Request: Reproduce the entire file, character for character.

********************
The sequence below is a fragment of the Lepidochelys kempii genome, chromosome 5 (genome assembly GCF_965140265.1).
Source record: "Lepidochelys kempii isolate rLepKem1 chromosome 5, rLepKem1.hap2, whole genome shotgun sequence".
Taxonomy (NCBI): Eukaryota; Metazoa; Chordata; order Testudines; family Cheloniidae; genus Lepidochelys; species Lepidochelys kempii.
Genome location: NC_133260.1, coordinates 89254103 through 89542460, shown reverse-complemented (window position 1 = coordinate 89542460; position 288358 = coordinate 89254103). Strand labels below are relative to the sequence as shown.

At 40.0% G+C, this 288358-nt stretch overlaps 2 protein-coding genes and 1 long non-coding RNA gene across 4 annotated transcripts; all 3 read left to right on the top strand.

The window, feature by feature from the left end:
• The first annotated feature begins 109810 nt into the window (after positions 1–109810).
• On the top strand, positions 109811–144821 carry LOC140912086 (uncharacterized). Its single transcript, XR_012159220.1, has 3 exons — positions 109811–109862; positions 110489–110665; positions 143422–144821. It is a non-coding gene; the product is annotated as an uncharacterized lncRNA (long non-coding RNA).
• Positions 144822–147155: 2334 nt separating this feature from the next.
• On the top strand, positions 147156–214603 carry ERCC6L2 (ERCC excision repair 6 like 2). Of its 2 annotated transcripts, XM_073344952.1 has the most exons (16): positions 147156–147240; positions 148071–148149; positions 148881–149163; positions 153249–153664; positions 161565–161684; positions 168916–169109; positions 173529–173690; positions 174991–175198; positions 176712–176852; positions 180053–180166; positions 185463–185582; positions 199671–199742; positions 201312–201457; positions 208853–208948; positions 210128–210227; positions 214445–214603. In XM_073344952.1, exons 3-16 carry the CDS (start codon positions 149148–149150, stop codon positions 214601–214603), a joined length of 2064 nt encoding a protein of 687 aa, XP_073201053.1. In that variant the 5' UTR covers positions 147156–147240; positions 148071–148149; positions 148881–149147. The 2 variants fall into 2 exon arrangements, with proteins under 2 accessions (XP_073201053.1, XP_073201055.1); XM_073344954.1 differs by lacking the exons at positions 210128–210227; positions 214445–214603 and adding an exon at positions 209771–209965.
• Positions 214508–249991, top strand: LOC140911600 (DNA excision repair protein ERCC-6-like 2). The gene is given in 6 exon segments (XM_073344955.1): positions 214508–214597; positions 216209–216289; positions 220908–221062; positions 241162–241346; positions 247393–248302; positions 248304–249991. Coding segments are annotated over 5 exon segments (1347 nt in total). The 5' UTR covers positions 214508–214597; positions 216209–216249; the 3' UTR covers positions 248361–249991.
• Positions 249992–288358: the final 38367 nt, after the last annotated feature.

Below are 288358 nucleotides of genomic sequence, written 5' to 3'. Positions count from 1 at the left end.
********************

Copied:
The sequence below is a fragment of the Lepidochelys kempii genome, chromosome 5 (genome assembly GCF_965140265.1).
Source record: "Lepidochelys kempii isolate rLepKem1 chromosome 5, rLepKem1.hap2, whole genome shotgun sequence".
Taxonomy (NCBI): Eukaryota; Metazoa; Chordata; order Testudines; family Cheloniidae; genus Lepidochelys; species Lepidochelys kempii.
Genome location: NC_133260.1, coordinates 89254103 through 89542460, shown reverse-complemented (window position 1 = coordinate 89542460; position 288358 = coordinate 89254103). Strand labels below are relative to the sequence as shown.

At 40.0% G+C, this 288358-nt stretch overlaps 2 protein-coding genes and 1 long non-coding RNA gene across 4 annotated transcripts; all 3 read left to right on the top strand.

The window, feature by feature from the left end:
• The first annotated feature begins 109810 nt into the window (after positions 1–109810).
• On the top strand, positions 109811–144821 carry LOC140912086 (uncharacterized). Its single transcript, XR_012159220.1, has 3 exons — positions 109811–109862; positions 110489–110665; positions 143422–144821. It is a non-coding gene; the product is annotated as an uncharacterized lncRNA (long non-coding RNA).
• Positions 144822–147155: 2334 nt separating this feature from the next.
• On the top strand, positions 147156–214603 carry ERCC6L2 (ERCC excision repair 6 like 2). Of its 2 annotated transcripts, XM_073344952.1 has the most exons (16): positions 147156–147240; positions 148071–148149; positions 148881–149163; positions 153249–153664; positions 161565–161684; positions 168916–169109; positions 173529–173690; positions 174991–175198; positions 176712–176852; positions 180053–180166; positions 185463–185582; positions 199671–199742; positions 201312–201457; positions 208853–208948; positions 210128–210227; positions 214445–214603. In XM_073344952.1, exons 3-16 carry the CDS (start codon positions 149148–149150, stop codon positions 214601–214603), a joined length of 2064 nt encoding a protein of 687 aa, XP_073201053.1. In that variant the 5' UTR covers positions 147156–147240; positions 148071–148149; positions 148881–149147. The 2 variants fall into 2 exon arrangements, with proteins under 2 accessions (XP_073201053.1, XP_073201055.1); XM_073344954.1 differs by lacking the exons at positions 210128–210227; positions 214445–214603 and adding an exon at positions 209771–209965.
• Positions 214508–249991, top strand: LOC140911600 (DNA excision repair protein ERCC-6-like 2). The gene is given in 6 exon segments (XM_073344955.1): positions 214508–214597; positions 216209–216289; positions 220908–221062; positions 241162–241346; positions 247393–248302; positions 248304–249991. Coding segments are annotated over 5 exon segments (1347 nt in total). The 5' UTR covers positions 214508–214597; positions 216209–216249; the 3' UTR covers positions 248361–249991.
• Positions 249992–288358: the final 38367 nt, after the last annotated feature.

Below are 288358 nucleotides of genomic sequence, written 5' to 3'. Positions count from 1 at the left end.